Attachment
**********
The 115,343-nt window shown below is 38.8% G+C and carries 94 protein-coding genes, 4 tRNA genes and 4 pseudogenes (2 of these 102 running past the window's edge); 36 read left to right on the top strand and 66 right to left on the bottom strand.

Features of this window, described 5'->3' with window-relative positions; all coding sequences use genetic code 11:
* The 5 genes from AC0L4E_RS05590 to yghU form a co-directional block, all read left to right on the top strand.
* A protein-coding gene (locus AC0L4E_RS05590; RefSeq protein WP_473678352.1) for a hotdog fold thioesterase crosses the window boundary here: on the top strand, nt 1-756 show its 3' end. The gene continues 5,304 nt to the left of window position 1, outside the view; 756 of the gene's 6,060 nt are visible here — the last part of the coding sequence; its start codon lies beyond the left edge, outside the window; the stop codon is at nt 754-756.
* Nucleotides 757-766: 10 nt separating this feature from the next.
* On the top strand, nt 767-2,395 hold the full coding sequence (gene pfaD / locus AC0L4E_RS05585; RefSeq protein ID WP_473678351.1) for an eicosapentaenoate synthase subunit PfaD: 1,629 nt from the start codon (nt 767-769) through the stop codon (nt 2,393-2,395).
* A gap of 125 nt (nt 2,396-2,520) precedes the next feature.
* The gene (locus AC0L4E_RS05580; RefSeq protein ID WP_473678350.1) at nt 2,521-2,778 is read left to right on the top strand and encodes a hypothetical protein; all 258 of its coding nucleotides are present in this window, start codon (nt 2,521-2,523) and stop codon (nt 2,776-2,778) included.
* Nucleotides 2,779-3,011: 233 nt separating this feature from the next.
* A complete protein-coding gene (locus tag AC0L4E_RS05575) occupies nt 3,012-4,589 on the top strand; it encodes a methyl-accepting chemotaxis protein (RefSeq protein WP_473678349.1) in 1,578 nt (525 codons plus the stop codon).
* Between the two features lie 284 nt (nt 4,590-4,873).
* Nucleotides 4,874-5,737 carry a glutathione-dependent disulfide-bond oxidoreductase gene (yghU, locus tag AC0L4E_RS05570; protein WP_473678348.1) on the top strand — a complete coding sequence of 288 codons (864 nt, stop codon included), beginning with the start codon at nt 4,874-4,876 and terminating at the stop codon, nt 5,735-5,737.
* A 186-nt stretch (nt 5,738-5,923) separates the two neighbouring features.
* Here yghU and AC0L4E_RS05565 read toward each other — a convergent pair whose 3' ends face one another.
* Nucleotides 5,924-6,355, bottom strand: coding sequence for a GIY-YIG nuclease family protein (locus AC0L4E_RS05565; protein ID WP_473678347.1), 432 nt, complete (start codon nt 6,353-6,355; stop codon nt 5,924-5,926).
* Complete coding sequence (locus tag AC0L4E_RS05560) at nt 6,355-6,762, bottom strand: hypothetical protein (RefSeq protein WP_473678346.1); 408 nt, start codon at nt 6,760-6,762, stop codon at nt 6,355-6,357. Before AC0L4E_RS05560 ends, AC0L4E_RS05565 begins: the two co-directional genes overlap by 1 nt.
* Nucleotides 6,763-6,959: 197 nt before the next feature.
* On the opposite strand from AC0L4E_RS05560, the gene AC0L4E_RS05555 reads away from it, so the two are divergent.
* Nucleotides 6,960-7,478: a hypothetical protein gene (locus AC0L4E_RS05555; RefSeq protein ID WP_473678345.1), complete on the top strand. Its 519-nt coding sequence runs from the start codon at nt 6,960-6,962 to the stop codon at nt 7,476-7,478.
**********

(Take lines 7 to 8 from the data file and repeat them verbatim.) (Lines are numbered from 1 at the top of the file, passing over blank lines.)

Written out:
* A gap of 125 nt (nt 2,396-2,520) precedes the next feature.
* The gene (locus AC0L4E_RS05580; RefSeq protein ID WP_473678350.1) at nt 2,521-2,778 is read left to right on the top strand and encodes a hypothetical protein; all 258 of its coding nucleotides are present in this window, start codon (nt 2,521-2,523) and stop codon (nt 2,776-2,778) included.